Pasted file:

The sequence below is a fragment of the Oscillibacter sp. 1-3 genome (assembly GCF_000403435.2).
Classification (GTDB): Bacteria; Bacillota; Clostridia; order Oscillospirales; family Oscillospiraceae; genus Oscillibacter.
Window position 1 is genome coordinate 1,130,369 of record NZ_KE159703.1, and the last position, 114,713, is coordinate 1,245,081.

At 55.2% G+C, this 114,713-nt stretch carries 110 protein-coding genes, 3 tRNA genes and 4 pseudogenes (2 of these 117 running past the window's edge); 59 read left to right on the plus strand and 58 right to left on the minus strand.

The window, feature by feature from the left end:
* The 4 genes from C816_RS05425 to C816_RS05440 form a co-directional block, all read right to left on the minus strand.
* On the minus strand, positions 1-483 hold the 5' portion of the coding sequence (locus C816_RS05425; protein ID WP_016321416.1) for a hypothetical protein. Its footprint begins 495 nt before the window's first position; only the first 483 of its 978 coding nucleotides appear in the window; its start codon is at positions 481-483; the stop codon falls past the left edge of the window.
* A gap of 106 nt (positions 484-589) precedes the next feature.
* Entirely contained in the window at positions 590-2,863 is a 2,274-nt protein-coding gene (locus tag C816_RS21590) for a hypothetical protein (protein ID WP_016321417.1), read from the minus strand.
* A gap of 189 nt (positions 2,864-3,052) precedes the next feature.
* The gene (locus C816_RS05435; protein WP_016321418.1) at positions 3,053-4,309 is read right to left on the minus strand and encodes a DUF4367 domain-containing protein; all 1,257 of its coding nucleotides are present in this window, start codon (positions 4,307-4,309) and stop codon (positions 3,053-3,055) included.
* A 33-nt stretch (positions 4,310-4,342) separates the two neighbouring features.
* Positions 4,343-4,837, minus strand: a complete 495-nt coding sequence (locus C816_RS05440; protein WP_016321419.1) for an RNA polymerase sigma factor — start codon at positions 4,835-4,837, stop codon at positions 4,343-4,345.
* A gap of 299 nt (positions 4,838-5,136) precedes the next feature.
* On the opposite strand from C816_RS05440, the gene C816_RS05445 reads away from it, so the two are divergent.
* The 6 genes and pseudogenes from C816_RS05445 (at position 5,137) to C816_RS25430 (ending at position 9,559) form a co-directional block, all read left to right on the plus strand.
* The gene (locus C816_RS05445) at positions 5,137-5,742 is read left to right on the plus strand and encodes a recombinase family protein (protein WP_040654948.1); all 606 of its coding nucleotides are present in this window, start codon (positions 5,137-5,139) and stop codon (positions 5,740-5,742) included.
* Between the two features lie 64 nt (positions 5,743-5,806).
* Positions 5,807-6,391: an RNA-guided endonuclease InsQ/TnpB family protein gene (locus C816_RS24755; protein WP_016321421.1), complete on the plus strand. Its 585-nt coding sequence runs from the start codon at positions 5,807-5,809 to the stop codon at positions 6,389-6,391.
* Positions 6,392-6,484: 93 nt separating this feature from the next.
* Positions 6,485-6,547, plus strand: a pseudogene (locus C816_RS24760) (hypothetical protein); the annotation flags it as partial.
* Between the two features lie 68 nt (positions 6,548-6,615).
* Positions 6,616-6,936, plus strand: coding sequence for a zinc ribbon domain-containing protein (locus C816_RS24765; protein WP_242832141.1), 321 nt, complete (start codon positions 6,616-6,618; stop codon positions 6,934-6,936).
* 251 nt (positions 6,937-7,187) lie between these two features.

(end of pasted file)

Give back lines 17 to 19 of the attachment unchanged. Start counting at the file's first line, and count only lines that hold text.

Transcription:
* The gene (locus C816_RS05445) at positions 5,137-5,742 is read left to right on the plus strand and encodes a recombinase family protein (protein WP_040654948.1); all 606 of its coding nucleotides are present in this window, start codon (positions 5,137-5,139) and stop codon (positions 5,740-5,742) included.
* Between the two features lie 64 nt (positions 5,743-5,806).
* Positions 5,807-6,391: an RNA-guided endonuclease InsQ/TnpB family protein gene (locus C816_RS24755; protein WP_016321421.1), complete on the plus strand. Its 585-nt coding sequence runs from the start codon at positions 5,807-5,809 to the stop codon at positions 6,389-6,391.